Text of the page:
Electrochemical cell potentials are temperature dependent, as is the forward voltage drop of an LED. If the current through the LED is regulated with a simple series resistor, then the output of the light will be temperature dependent. If the LED's are held at constant current, then light output won't change. So the behavior of the light at low temperature is really a design issue, probably driven by how much you want to pay.

Likewise, simplistic charging circuits could suffer from similar issues. Lithium batteries are a special case because they have a thermal runaway mode, and can asplode if they're not charged under the correct range of conditions.
Gresp15C is offline  
Reply With Quote
Old 12-20-17, 05:23 PM
  #37  
cyccommute 
Mad bike riding scientist
 
cyccommute's Avatar
 
Join Date: Nov 2004
Location: Denver, CO
Posts: 20,828

Bikes: Some silver ones, a red one, an orange one and a few titanium ones

Mentioned: 81 Post(s)
Tagged: 1 Thread(s)
Quoted: 2117 Post(s)
Originally Posted by rumrunn6 View Post
was reading safety warnings for a car battery charger I got yesterday. one of the warnings was never charge a frozen battery. they didn't say why but there's probably a good reason. was gonna take it out of my kids car, bring it inside to charge it overnite. but the warnings about gas clouds & explosions, etc had me doubting the idea. eventually my mechanic said he'd go check it out & it was probably the starter anyway
First it's damned difficult to freeze a car battery. The electrolyte in the battery drops the freezing point significantly. The solution in the battery is about 25% sulfuric acid which drops the freezing point to -25C (-4F for the metrically challenged). Most of the stuff you find on the web says that a discharged battery freezes around the freezing point of water but I suspect that just Internet plagiarism at work. A fully charged battery doesn't freeze until around -60C (-75F).

For a frozen battery, I suspect that the explosion risk is due to a higher charge being forced into a solid rather than a liquid. This probably starts gas formation...water splitting...and results in increases in pressure in the battery which can probably be highly localized.
__________________
Stuart Black
Pokin' around the Poconos A cold ride around Lake Erie
Dinosaurs in Colorado A mountain bike guide to the Purgatory Canyon dinosaur trackway
Solo Without Pie. The search for pie in the Midwest.
Picking the Scablands. Washington and Oregon, 2005. Pie and spiders on the Columbia River!
Days of Wineless Roads. Bed and Breakfasting along the KATY
Twisting Down the Alley. Misadventures in tornado alley.
An Good Ol' Fashion Appalachian Butt Whoopin'.
cyccommute is offline  
Reply With Quote
Old 12-20-17, 05:54 PM
  #38  
Gresp15C
Senior Member
 
Gresp15C's Avatar
 
Join Date: Sep 2014
Posts: 2,401
Mentioned: 13 Post(s)
Tagged: 0 Thread(s)
Quoted: 528 Post(s)
Originally Posted by cyccommute View Post
First it's damned difficult to freeze a car battery. The electrolyte in the battery drops the freezing point significantly. The solution in the battery is about 25% sulfuric acid which drops the freezing point to -25C (-4F for the metrically challenged). Most of the stuff you find on the web says that a discharged battery freezes around the freezing point of water but I suspect that just Internet plagiarism at work. A fully charged battery doesn't freeze until around -60C (-75F).

For a frozen battery, I suspect that the explosion risk is due to a higher charge being forced into a solid rather than a liquid. This probably starts gas formation...water splitting...and results in increases in pressure in the battery which can probably be highly localized.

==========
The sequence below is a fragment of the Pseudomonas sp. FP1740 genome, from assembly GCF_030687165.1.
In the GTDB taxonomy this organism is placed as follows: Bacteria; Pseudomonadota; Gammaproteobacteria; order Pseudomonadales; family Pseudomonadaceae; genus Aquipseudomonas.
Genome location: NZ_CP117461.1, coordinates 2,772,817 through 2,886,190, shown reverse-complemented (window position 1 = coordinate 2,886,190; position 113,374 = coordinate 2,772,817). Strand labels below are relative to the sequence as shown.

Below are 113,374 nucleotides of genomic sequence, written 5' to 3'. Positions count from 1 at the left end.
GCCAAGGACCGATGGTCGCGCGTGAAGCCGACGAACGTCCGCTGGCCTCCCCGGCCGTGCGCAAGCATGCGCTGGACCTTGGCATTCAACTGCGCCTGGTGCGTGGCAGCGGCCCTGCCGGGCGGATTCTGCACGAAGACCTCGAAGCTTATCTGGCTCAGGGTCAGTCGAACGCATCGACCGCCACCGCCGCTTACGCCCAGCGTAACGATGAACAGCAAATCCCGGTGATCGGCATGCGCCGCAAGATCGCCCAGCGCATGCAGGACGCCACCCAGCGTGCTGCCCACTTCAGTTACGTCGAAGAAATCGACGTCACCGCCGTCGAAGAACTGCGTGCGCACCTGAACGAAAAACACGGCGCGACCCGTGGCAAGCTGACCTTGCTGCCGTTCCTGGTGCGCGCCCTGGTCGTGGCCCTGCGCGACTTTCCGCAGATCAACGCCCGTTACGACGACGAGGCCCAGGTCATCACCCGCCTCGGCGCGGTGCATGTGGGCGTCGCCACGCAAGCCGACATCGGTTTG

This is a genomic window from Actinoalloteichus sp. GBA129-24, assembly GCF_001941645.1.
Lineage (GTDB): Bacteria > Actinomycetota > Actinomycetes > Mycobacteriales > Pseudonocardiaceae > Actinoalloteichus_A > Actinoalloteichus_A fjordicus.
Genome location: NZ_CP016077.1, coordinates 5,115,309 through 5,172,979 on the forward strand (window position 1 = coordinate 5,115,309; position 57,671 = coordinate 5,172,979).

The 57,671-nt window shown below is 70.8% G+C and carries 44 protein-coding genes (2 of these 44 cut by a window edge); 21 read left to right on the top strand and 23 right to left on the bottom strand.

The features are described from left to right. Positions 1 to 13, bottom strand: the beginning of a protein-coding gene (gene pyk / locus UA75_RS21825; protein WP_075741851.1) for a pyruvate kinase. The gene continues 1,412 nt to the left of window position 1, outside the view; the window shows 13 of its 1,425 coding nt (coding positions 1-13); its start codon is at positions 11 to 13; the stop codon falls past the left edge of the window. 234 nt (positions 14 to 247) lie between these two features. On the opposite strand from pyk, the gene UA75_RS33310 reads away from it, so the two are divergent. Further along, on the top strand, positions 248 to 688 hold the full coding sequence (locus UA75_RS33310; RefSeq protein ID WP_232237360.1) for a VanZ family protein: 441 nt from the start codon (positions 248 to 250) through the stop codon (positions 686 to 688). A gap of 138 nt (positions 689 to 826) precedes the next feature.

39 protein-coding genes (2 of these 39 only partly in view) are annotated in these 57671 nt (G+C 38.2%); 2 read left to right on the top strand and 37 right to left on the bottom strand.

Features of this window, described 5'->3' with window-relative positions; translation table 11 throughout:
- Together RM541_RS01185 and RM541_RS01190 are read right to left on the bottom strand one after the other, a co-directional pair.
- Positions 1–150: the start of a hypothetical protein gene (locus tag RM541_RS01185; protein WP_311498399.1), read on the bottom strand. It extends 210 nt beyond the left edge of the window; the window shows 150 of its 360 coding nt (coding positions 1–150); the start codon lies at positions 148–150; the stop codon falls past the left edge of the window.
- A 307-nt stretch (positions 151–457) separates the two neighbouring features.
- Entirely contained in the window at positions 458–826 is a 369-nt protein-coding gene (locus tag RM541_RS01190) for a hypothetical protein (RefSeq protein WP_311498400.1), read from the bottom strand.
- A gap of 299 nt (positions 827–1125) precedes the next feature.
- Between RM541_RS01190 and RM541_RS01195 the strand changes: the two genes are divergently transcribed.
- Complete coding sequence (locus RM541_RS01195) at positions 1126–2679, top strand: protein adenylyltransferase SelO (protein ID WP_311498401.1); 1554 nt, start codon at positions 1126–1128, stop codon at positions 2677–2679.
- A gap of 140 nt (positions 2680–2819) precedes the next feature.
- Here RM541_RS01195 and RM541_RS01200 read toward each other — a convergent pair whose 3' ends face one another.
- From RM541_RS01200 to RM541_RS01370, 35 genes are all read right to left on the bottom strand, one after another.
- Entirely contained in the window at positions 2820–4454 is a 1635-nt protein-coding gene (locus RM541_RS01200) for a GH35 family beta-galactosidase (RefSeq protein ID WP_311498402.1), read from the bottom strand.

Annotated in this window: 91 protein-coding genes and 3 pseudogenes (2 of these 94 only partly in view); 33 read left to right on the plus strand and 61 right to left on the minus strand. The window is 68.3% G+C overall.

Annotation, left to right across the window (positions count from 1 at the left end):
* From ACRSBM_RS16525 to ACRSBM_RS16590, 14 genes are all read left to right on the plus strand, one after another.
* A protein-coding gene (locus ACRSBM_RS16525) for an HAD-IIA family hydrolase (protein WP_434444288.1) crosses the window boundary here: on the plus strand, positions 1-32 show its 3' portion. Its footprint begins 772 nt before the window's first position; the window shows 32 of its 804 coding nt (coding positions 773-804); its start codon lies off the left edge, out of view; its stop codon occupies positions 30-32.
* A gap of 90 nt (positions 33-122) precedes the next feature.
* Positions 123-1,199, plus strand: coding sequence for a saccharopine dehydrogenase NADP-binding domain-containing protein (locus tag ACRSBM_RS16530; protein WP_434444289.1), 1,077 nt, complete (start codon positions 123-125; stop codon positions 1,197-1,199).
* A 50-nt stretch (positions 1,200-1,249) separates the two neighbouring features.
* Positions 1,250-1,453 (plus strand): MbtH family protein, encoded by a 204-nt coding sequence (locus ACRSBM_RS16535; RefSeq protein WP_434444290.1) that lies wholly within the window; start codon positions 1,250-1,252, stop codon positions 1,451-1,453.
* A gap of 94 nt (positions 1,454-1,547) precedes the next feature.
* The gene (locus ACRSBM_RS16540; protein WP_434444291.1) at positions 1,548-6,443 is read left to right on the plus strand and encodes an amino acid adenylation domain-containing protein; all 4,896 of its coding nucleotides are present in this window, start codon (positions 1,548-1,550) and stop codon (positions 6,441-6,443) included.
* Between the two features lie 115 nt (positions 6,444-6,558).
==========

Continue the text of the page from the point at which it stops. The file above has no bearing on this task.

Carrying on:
I wonder if current would even flow if the electrolyte were solid.
Gresp15C is offline  
Reply With Quote
Old 12-20-17, 05:56 PM
  #39  
rumrunn6
Senior Member
 
rumrunn6's Avatar
 
Join Date: Jul 2008
Location: 25 miles northwest of Boston
Posts: 21,543

Bikes: Bottecchia Sprint

Mentioned: 62 Post(s)
Tagged: 0 Thread(s)
Quoted: 2597 Post(s)
auto batteries aside. I wonder if a bike light battery, best practice, would be to let a very cold battery warm up inside a little while before plugging it in
rumrunn6 is offline  
Reply With Quote
Old 12-20-17, 09:22 PM
  #40  
Gresp15C
Senior Member
 
Gresp15C's Avatar
 
Join Date: Sep 2014
Posts: 2,401
Mentioned: 13 Post(s)
Tagged: 0 Thread(s)
Quoted: 528 Post(s)
Originally Posted by rumrunn6 View Post
auto batteries aside. I wonder if a bike light battery, best practice, would be to let a very cold battery warm up inside a little while before plugging it in
Probably a good idea, since the charger may be designed to operate at its best within a certain temperature range. If it's a lithium battery, it may have a built-in temperature sensor (typically a third terminal) that the charger uses to help control the charging process and prevent thermal runaway.

I wonder if it makes sense to just have two batteries, and use them on alternate days.
Gresp15C is offline  
Reply With Quote
Old 12-21-17, 07:46 AM
  #41  
cyccommute 
Mad bike riding scientist
 
cyccommute's Avatar
 
Join Date: Nov 2004
Location: Denver, CO
Posts: 20,828

Bikes: Some silver ones, a red one, an orange one and a few titanium ones

Mentioned: 81 Post(s)
Tagged: 1 Thread(s)
Quoted: 2117 Post(s)
Originally Posted by Gresp15C View Post
I wonder if current would even flow if the electrolyte were solid.
I don't see why not. There are solid electrolytes and most conductors are solid. The fact that there is an explosion risk for changing a frozen battery says to me that there is current flow. It's probably not fast and resistance would be high but enough current is going in to split the water molecules.
__________________
Stuart Black
Pokin' around the Poconos A cold ride around Lake Erie
Dinosaurs in Colorado A mountain bike guide to the Purgatory Canyon dinosaur trackway
Solo Without Pie. The search for pie in the Midwest.
Picking the Scablands. Washington and Oregon, 2005. Pie and spiders on the Columbia River!
Days of Wineless Roads. Bed and Breakfasting along the KATY
Twisting Down the Alley. Misadventures in tornado alley.